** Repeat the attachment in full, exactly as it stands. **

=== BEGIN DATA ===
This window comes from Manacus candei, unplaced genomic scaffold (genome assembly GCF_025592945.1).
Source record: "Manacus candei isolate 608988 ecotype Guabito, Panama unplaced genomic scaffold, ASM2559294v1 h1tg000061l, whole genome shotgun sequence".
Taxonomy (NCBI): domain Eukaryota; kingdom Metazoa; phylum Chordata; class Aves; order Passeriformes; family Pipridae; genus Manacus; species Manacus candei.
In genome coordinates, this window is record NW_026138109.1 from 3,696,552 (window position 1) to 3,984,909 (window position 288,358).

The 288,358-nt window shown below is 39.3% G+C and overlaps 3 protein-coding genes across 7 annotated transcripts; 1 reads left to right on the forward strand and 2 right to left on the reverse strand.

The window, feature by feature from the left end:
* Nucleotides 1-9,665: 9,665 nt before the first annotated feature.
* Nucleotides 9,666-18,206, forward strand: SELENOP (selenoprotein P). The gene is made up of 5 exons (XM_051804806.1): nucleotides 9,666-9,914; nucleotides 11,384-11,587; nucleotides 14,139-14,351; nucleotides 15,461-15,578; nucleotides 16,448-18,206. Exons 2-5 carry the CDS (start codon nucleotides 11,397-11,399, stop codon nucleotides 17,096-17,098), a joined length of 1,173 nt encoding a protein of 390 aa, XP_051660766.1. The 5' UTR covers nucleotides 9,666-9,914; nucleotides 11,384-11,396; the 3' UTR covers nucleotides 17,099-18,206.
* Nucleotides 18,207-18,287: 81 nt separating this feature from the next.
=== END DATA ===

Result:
This window comes from Manacus candei, unplaced genomic scaffold (genome assembly GCF_025592945.1).
Source record: "Manacus candei isolate 608988 ecotype Guabito, Panama unplaced genomic scaffold, ASM2559294v1 h1tg000061l, whole genome shotgun sequence".
Taxonomy (NCBI): domain Eukaryota; kingdom Metazoa; phylum Chordata; class Aves; order Passeriformes; family Pipridae; genus Manacus; species Manacus candei.
In genome coordinates, this window is record NW_026138109.1 from 3,696,552 (window position 1) to 3,984,909 (window position 288,358).

The 288,358-nt window shown below is 39.3% G+C and overlaps 3 protein-coding genes across 7 annotated transcripts; 1 reads left to right on the forward strand and 2 right to left on the reverse strand.

The window, feature by feature from the left end:
* Nucleotides 1-9,665: 9,665 nt before the first annotated feature.
* Nucleotides 9,666-18,206, forward strand: SELENOP (selenoprotein P). The gene is made up of 5 exons (XM_051804806.1): nucleotides 9,666-9,914; nucleotides 11,384-11,587; nucleotides 14,139-14,351; nucleotides 15,461-15,578; nucleotides 16,448-18,206. Exons 2-5 carry the CDS (start codon nucleotides 11,397-11,399, stop codon nucleotides 17,096-17,098), a joined length of 1,173 nt encoding a protein of 390 aa, XP_051660766.1. The 5' UTR covers nucleotides 9,666-9,914; nucleotides 11,384-11,396; the 3' UTR covers nucleotides 17,099-18,206.
* Nucleotides 18,207-18,287: 81 nt separating this feature from the next.